He doesn’t want to baptize you and convert you to his way of thinking. If he did, then he would probably be the single worst evangelist in Christian history. The only way WBC’s membership goes up is when they have one of their incestuous babies. They aren’t spreading the Good News, they are sewing the seeds of discord and hatred among anyone they can bait into responding. WBC is nothing but godtrolls with WAAAAAAAAAAAAAAAAAAAY too much time on their hands.
The way that media outlets choose the priority of their online publications is how much attention the story gets. They’re in it for the clicks. More clicks means more ad dollars, so no matter what the actual story, if it drives readers to their pages, then they will keep publishing similar stories in the hope that you will keep clicking.
Westboro Baptist Church is GUARANTEED CLICKS. You see the headline, you seethe with rage, and you click. You can’t control the first two actions because right now, they’re still getting headlines. But you can control that third action. You can choose not to click.
Stop giving the media a reason to make WBC relevant. Stop responding to their tweets with reciprocal rage. Hatred is what fosters an environment where WBC is given a platform to spread more hatred. Do you really want to contribute to that? Do you really want to keep giving Fred Phelps the relevance he desperately needs?
We can’t control what the WBC says, but we can control how we respond to it. We can choose to ignore the WBC (I’ve created the hashtag #IgnoreWBC to spread the word) and to not give their hate any more attention than they need or deserve.
Having seen the nature of Westboro Baptist Church from the very beginning, I’ve been disheartened to see their message reach a broader and broader audience as they’ve taken their special brand of hate speech to new depths. At first, it seemed that confronting them head-on would bring some kind of resolution. It seemed like answering their hatred with our own contempt might dissuade them from being so openly hateful. That has not worked.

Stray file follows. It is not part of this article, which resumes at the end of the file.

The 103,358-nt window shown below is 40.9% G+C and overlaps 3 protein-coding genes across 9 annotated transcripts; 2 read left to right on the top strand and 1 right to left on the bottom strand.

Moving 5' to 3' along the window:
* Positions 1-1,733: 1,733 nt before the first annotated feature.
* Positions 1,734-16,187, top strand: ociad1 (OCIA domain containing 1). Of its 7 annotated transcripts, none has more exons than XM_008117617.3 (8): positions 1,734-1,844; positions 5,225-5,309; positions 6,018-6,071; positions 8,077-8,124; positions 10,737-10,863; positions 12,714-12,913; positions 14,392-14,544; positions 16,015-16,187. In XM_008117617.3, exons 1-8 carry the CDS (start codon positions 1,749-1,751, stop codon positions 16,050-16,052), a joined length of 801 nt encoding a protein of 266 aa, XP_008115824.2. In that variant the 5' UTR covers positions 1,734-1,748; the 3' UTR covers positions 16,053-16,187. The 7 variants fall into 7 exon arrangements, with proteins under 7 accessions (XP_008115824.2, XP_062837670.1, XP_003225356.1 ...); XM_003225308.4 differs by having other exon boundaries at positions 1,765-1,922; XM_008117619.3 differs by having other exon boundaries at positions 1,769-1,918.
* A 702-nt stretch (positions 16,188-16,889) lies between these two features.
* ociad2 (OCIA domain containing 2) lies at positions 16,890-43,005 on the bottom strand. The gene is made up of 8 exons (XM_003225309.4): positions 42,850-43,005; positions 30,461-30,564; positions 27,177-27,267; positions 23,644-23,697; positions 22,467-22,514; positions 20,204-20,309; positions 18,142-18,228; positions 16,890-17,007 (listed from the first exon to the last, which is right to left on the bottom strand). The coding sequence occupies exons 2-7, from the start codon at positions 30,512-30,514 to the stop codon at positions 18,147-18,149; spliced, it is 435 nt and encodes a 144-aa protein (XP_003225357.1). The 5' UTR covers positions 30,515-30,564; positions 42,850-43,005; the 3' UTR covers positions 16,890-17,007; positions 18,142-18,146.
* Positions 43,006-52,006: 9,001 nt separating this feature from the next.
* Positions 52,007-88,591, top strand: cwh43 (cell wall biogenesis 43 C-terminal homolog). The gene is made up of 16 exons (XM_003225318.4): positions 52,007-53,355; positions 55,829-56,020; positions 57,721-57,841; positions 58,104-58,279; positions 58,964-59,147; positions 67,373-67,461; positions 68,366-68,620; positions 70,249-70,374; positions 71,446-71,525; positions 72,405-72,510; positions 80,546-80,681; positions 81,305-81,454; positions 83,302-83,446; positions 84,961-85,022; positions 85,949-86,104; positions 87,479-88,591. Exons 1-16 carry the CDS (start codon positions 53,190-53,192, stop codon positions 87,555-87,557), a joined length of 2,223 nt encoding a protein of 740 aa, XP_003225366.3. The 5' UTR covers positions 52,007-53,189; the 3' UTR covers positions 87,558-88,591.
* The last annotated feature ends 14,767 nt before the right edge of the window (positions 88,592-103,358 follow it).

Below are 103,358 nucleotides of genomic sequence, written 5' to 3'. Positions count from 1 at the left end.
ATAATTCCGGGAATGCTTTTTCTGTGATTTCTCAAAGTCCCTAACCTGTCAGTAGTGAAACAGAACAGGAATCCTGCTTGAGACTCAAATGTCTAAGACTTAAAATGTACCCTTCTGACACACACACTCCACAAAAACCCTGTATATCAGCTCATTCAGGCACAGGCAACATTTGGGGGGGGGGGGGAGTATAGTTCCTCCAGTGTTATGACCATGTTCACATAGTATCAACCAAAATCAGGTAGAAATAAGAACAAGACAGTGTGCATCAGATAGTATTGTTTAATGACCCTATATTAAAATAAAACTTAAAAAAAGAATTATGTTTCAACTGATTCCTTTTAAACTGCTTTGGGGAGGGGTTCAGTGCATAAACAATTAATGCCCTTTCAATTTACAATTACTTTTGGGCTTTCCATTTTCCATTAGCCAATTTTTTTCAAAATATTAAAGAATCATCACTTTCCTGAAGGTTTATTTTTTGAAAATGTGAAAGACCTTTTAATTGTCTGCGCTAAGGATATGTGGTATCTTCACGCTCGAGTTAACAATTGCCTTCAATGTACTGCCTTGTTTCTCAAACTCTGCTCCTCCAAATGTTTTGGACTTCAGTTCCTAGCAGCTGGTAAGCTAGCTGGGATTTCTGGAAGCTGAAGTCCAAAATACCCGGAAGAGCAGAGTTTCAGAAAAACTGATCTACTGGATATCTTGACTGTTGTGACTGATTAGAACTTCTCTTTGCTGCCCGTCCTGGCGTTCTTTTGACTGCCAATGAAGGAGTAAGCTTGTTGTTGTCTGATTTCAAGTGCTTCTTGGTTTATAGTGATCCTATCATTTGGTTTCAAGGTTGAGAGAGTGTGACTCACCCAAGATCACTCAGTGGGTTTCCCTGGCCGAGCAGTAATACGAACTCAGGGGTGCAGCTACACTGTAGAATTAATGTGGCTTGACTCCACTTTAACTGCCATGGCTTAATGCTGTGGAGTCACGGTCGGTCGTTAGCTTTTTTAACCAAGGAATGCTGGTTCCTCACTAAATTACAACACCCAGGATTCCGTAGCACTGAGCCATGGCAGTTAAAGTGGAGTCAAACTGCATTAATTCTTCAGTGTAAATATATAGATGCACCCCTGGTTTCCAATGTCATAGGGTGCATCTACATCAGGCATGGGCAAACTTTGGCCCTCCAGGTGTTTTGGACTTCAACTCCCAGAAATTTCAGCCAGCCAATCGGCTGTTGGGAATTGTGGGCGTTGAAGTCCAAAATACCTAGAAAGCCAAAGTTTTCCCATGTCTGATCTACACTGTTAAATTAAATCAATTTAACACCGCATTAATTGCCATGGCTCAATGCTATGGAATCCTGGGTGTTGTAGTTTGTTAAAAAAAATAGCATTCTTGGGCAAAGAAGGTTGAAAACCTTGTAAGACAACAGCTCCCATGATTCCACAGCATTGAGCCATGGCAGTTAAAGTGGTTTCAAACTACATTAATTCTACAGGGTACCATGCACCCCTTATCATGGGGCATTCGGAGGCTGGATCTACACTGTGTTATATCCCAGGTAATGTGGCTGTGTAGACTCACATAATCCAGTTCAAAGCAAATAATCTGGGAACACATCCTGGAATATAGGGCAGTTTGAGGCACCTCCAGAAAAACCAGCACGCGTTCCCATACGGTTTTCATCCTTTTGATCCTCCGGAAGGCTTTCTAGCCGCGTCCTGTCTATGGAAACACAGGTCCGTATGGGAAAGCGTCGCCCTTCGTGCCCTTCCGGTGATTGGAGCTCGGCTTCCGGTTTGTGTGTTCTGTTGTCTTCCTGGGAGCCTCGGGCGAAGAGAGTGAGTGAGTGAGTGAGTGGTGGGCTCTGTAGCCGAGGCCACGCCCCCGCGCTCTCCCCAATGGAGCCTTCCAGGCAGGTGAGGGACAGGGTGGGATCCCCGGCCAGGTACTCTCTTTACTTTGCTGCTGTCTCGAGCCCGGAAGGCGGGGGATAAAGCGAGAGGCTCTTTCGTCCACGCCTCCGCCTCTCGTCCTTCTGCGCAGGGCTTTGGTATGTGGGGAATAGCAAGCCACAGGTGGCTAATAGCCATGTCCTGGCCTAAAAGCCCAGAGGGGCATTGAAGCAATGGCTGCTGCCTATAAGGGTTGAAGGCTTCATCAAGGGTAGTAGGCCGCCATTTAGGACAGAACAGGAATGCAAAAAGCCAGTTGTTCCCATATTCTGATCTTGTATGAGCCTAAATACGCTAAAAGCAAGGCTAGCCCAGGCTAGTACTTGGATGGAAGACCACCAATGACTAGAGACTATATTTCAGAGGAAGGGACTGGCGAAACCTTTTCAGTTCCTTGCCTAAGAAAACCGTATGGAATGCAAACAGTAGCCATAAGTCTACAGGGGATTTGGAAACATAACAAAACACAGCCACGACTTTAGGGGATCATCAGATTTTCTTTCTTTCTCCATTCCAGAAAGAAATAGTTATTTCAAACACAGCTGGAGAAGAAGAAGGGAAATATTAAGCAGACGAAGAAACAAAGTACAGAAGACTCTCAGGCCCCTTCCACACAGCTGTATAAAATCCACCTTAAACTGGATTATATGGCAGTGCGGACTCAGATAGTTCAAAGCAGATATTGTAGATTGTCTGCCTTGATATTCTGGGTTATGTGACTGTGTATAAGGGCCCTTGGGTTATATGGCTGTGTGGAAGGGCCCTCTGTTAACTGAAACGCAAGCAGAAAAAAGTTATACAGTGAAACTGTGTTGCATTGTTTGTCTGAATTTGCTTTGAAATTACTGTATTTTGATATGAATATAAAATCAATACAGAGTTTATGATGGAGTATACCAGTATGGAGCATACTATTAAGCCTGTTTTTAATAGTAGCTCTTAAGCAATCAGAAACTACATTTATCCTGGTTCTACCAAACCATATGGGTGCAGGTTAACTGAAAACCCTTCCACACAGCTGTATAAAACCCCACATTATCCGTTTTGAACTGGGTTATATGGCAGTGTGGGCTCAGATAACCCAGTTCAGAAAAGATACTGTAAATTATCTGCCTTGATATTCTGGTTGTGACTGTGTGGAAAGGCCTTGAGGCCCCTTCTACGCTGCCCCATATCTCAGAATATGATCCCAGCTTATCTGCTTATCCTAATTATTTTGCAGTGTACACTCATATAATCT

Now, I propose we try something else, something we haven’t tried before. I suggest that we shut them out of the dialogue completely. I suggest that we let them scream about the hatred of God until they’re blue in the face, but we do not answer them. We already know they are wrong and that they do not represent God. What gives them satisfaction and what keeps them relevant is the fact that we keep craning our necks to hear what they have to say about this world, when what we should be doing is listening to the calmer, kinder voices that respond to hatred with love and kindness and understanding.
So please: next time you see a link to a story about the Westboro Baptist Church or Fred Phelps, don’t click it. If you see a tweet where they’re listing the many things God hates, don’t respond to it. They aren’t worth a moment of your thoughts or a single negative emotion. Let’s start to make them as irrelevant to modern human life as they really, truly are.
With that, I leave you with the greatest piece of wisdom I’ve ever known.